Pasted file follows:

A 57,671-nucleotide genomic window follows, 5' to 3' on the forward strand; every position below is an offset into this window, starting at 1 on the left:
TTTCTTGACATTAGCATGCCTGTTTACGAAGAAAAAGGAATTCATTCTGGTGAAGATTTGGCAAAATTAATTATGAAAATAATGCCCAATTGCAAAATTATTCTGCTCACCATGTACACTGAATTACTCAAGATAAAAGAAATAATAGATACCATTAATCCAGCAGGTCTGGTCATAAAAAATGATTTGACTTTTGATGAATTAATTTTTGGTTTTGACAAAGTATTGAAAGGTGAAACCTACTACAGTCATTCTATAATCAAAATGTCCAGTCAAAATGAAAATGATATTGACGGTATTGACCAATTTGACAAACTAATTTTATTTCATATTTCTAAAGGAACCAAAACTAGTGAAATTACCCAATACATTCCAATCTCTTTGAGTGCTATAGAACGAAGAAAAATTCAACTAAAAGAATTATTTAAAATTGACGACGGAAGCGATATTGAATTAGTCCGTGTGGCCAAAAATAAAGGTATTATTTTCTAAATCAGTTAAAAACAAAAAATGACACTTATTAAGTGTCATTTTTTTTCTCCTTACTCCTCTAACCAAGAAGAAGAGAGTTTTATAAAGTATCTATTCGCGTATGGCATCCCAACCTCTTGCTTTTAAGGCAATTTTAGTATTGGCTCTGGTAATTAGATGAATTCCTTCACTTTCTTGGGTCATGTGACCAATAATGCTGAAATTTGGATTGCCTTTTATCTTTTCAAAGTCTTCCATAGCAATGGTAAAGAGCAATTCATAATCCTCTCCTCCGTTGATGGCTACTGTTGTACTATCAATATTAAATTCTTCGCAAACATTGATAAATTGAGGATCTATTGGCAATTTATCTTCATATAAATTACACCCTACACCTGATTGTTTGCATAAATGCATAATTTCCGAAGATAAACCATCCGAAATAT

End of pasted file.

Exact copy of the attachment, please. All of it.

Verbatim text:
A 57,671-nucleotide genomic window follows, 5' to 3' on the forward strand; every position below is an offset into this window, starting at 1 on the left:
TTTCTTGACATTAGCATGCCTGTTTACGAAGAAAAAGGAATTCATTCTGGTGAAGATTTGGCAAAATTAATTATGAAAATAATGCCCAATTGCAAAATTATTCTGCTCACCATGTACACTGAATTACTCAAGATAAAAGAAATAATAGATACCATTAATCCAGCAGGTCTGGTCATAAAAAATGATTTGACTTTTGATGAATTAATTTTTGGTTTTGACAAAGTATTGAAAGGTGAAACCTACTACAGTCATTCTATAATCAAAATGTCCAGTCAAAATGAAAATGATATTGACGGTATTGACCAATTTGACAAACTAATTTTATTTCATATTTCTAAAGGAACCAAAACTAGTGAAATTACCCAATACATTCCAATCTCTTTGAGTGCTATAGAACGAAGAAAAATTCAACTAAAAGAATTATTTAAAATTGACGACGGAAGCGATATTGAATTAGTCCGTGTGGCCAAAAATAAAGGTATTATTTTCTAAATCAGTTAAAAACAAAAAATGACACTTATTAAGTGTCATTTTTTTTCTCCTTACTCCTCTAACCAAGAAGAAGAGAGTTTTATAAAGTATCTATTCGCGTATGGCATCCCAACCTCTTGCTTTTAAGGCAATTTTAGTATTGGCTCTGGTAATTAGATGAATTCCTTCACTTTCTTGGGTCATGTGACCAATAATGCTGAAATTTGGATTGCCTTTTATCTTTTCAAAGTCTTCCATAGCAATGGTAAAGAGCAATTCATAATCCTCTCCTCCGTTGATGGCTACTGTTGTACTATCAATATTAAATTCTTCGCAAACATTGATAAATTGAGGATCTATTGGCAATTTATCTTCATATAAATTACACCCTACACCTGATTGTTTGCATAAATGCATAATTTCCGAAGATAAACCATCCGAAATAT